Typhoon Choi-Wan Still Churning In Western Pacific

The Western Pacific remains quite active on this late Friday morning (EDT). Earlier in the week, Hurricaneville mentioned that there were two systems in this region. One of them was Tropical Storm Koppu, which made landfall in Southern China southwest of Hong Kong. The other was a Super Typhoon, Choi-Wan.

Choi-Wan became the strongest storm in any of the basins this season with winds of Category Five Strength at 160 miles per hour a short time later. The strongest storm in the Eastern Pacific was Hurricane Jimena, which had winds sustained just below Category Five intensity at 155 miles per hour. Meanwhile, in the Atlantic, the most powerful storm of the season was Hurricane Bill, which had maximum sustained winds of 135 miles per hour, or Category Four strength on the Saffir-Simpson Scale.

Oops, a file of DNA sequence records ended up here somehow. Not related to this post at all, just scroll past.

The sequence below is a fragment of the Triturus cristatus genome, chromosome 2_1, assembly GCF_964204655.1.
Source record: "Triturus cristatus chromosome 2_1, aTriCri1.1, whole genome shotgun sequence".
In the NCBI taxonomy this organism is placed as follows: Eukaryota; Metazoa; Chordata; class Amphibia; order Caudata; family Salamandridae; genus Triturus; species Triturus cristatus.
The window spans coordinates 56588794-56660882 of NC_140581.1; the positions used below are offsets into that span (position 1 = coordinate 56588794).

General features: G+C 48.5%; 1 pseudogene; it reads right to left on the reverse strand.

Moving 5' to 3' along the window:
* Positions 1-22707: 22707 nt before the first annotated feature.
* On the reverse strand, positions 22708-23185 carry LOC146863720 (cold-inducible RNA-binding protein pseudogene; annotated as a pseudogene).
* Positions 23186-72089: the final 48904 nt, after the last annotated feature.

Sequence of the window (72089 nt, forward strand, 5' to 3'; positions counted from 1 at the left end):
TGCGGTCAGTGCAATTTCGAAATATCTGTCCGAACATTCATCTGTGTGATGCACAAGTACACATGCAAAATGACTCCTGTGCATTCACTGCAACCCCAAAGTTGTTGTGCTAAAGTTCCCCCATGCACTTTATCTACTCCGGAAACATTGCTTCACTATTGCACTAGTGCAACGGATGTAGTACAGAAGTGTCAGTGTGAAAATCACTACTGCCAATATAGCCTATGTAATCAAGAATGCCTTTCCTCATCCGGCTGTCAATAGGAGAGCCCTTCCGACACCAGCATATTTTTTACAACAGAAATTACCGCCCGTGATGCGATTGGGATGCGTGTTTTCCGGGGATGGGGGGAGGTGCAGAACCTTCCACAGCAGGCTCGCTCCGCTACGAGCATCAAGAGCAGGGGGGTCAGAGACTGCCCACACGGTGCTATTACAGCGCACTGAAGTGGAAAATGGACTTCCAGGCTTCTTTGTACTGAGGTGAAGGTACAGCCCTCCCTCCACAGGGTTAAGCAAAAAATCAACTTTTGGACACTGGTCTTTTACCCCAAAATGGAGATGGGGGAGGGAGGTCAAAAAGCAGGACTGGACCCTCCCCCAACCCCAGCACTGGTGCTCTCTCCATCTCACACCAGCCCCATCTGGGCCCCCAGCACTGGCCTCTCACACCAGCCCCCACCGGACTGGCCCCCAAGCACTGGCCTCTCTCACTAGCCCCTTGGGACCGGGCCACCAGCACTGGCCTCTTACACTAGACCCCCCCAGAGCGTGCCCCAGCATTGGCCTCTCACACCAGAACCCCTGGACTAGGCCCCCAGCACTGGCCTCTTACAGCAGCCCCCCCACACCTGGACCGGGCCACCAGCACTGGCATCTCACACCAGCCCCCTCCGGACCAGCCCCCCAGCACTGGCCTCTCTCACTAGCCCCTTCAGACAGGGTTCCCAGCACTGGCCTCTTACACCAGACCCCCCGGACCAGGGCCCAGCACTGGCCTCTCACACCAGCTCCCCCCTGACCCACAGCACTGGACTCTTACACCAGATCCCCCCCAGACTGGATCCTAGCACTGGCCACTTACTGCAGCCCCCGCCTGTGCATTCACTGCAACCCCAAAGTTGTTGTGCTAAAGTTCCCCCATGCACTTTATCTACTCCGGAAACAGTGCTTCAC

Since peaking as a powerful Super Typhoon, Choi-Wan has since waned. According to the latest report from the Joint Typhoon Warning Center, maximum sustained winds have slackened to just 110 knots, or 125 miles per hour. Winds are gusting to 155 knots. The storm is moving to the Northeast at about 12 miles per hour, and is tracking very close to the islands of Iwo To and Chichi Jima.

The outskirts of Tokyo and the rest of Central Japan just lies outside of the outer fringes of the forecast cone. The storm is projected to curve to the Northeast, and then East with time and avoid the main island of Japan. Choi-Wan is forecast to strengthen over the next 12 hours after dealing with an eyewall replacement cycle, which may have contributed to the weakening of the storm. Hurricaneville will continue to monitor the progress of this system.